Take a look at the recertification information tab on our website to learn more ways to earn your credits and please connect with the Recertification Committee if you have any questions about your situation. The survey responses show that more than three-quarters of the respondents learn of professional development through professional journals and newsletters. Here’s hoping this Newsletter has been offering ideas for you in recent issues. In the October-November Newsletter (log in for access to the Newsletter) you will find more ideas for professional development sources.

Survey respondents listed a broad array of professional organizations in answer to the survey question about what other organizations you belong to. From specific organizations centered on hardscapes, outdoor lighting, aquascapes, and ecologically minded groups, our NHLA members represent professionals who are devoted to the highest quality education and best management practices available. We’ll look at those organizations to see what ways we might be able to offer presentations either in person at some point or via Zoom, to share their expertise with our membership.

We value your time in responding, and we’ll be pouring over the responses to see exactly what our next steps are to incorporate your input in our planning! To those respondents who have offered to present a workshop, or to be on a panel, or to serve NHLA in its broad outreach, we offer a whole-hearted Thank You. If you have ideas you would like to share and didn’t respond during the open window, feel free to send an e-mail with your ideas to We would like to know the topics you would like to learn more about. Who may be an engaging presenter? Would you like to serve on a committee, or volunteer for a specific task for the organization?

NHLA members are a vibrant group, willing to share information and offer support to one another and carry on the great tradition of camaraderie and professional development upon which the organization was founded.

by Cris Blackstone, NHCLP

A Sidenote

Comments from Alan Anderson

I was deeply saddened to hear of the passing of Peter Kidd in June of this year. We have lost a great one. My deepest sympathy to his family and friends.

I met Peter back in my days at Tuckahoe Turf and knew that this guy was a character. His sense of humor was funny, but made you think. He was witty and had a sly way of making a joke seem serious. You laughed anyhow. He was highly opinionated. If there was a topic to discuss, Peter was all over it and would advise you to think about all aspects of the subject before coming to a conclusion, mostly his conclusion.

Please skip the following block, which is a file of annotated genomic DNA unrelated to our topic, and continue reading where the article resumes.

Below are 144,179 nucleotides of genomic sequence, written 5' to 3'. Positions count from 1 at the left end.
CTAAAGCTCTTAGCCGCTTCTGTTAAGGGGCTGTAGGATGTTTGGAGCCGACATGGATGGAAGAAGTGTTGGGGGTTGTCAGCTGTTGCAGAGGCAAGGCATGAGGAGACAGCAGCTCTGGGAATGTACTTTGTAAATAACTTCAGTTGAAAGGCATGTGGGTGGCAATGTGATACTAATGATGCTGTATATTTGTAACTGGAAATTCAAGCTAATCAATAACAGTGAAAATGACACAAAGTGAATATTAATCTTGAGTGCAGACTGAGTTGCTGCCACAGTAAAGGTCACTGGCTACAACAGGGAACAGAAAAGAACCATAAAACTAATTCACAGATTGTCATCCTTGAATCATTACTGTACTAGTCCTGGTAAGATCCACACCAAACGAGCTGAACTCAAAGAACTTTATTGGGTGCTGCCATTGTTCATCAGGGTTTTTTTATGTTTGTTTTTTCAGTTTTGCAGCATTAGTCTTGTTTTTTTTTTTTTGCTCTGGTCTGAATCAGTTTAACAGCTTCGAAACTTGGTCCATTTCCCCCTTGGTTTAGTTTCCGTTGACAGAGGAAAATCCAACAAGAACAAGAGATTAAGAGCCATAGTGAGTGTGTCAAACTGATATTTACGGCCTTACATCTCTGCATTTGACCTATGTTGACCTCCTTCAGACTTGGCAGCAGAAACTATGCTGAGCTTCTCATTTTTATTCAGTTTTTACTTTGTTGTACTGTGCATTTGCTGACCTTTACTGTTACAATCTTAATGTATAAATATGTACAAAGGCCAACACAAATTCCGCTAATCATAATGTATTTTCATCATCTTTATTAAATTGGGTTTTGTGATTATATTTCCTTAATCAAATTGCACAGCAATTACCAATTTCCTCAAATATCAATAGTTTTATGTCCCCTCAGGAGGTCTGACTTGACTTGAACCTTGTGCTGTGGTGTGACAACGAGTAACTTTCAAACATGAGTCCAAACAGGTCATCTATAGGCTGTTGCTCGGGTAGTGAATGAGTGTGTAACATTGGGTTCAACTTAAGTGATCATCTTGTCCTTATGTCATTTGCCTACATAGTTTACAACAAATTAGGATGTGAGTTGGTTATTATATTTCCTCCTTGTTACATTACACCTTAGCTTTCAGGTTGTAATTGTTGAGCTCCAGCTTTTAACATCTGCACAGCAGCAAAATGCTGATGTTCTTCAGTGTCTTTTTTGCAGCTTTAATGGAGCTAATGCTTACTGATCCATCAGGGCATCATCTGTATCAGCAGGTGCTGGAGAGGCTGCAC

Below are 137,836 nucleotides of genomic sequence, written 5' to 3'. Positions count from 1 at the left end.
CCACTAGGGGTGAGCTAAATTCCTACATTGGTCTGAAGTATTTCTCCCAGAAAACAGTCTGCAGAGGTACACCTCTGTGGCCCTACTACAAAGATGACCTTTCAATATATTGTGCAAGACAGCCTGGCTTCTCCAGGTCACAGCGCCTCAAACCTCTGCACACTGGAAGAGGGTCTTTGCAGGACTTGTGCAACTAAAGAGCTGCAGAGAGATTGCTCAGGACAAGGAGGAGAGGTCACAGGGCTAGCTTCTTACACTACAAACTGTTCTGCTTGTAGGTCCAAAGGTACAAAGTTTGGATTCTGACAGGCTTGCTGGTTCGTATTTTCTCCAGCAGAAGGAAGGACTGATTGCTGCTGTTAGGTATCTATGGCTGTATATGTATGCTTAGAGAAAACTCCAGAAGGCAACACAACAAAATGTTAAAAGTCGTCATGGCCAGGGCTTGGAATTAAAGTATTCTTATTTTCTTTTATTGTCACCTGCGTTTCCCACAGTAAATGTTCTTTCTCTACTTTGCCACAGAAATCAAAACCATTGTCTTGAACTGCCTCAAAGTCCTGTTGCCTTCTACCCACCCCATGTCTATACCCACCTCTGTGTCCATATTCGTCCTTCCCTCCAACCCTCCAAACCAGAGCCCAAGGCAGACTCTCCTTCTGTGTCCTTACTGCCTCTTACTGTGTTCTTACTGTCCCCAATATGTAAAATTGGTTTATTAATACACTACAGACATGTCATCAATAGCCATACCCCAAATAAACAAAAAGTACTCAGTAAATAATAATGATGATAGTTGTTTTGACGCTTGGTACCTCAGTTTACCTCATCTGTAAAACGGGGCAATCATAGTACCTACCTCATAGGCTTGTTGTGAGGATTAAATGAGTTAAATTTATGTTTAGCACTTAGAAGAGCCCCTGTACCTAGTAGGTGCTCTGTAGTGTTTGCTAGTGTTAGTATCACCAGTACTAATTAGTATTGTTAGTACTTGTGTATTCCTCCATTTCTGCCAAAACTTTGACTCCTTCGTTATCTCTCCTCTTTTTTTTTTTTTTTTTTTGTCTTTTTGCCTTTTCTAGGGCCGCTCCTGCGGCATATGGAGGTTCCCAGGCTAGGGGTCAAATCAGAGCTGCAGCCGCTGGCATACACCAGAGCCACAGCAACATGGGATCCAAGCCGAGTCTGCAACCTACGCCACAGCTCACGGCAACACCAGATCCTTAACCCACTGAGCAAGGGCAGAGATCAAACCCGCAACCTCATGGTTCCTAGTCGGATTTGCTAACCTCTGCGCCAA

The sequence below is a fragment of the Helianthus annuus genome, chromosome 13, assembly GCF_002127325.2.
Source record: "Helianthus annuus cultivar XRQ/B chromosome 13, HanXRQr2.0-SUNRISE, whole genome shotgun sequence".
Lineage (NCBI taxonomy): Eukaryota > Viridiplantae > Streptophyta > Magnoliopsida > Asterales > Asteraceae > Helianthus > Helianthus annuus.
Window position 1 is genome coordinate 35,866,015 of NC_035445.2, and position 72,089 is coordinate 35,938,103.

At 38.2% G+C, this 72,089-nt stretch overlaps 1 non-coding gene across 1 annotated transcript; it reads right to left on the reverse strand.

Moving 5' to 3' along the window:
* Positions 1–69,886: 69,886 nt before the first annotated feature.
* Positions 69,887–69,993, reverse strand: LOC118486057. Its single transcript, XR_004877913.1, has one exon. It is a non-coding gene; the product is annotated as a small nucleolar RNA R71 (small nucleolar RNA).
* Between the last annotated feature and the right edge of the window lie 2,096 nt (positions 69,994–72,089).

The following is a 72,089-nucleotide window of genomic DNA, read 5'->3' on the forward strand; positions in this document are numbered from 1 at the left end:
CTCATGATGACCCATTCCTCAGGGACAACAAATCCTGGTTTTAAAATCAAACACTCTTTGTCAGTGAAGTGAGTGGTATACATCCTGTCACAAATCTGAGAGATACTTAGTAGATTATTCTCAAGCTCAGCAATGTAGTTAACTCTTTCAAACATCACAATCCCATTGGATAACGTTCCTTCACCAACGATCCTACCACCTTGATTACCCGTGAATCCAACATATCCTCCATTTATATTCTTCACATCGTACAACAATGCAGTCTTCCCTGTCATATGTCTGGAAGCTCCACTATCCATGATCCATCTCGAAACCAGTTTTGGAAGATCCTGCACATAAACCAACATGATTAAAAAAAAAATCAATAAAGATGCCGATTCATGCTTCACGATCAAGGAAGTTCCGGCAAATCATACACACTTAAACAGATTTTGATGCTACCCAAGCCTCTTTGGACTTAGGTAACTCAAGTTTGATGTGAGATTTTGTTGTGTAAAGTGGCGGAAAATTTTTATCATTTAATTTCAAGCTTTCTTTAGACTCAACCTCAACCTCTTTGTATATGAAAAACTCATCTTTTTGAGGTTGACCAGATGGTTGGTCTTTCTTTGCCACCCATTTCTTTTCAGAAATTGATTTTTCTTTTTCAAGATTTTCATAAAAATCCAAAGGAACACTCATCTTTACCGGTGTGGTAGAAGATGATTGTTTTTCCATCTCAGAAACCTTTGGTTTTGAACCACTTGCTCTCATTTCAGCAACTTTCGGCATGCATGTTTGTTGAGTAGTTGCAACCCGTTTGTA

Peter gave you 100% all of the time. I always looked forward to hooking up with him, whether it was a jobsite of his or an NHLA event or to have a beer (and we had a few), or just a visit at his house in Bedford, NH. Peter was just fun to hang out with. His landscape knowledge and passion for this industry was unwavering. He was not afraid to share his knowledge with the “competition” because to him, a fellow landscaper was not competing against him, but the best way to teach is through example.

In his many Sidenotes articles, Peter shared numerous ideas and experiences that he had experienced over the years. Peter gave a lot of time to this Association. Peter gave a lot of ideas and insight to this Association. He ran a successful business and instilled a sense of professionalism to the New Hampshire landscape industry. His philosophy was simple – live by the self, die by the self – and was summed up in a paragraph from his Sidenotes column in December, 1984. This is the way he ran his business and what he cared about most.
He wrote, “ Is my picture rising up? It’s extremely important for an employer to get involved. It’s good sense, sound business, and makes the day pleasing. This deal of using up persons, sometimes friends, for dollar motivation is unjustifiable, schizophrenic, down right unbiblical, for live by the self, die by the self. I’m totally aware of the worth of my workmates, I have not fallen victim to the world of concept or the suicidal belief that it’s just my talent or whatever, that makes this ship fly. Do you thank your employees each Friday when the eagle makes manure? I do. And they thank me, and we all head off into the sunset feeling we don’t owe one another anything because we have already given the fair portion. I think it is this kind of straightforwardness that is the source of magic.”

Peter was 37 years old when he wrote that. It is something that still applies today. Make a note of it.

Take care, Peter, our paths will cross again.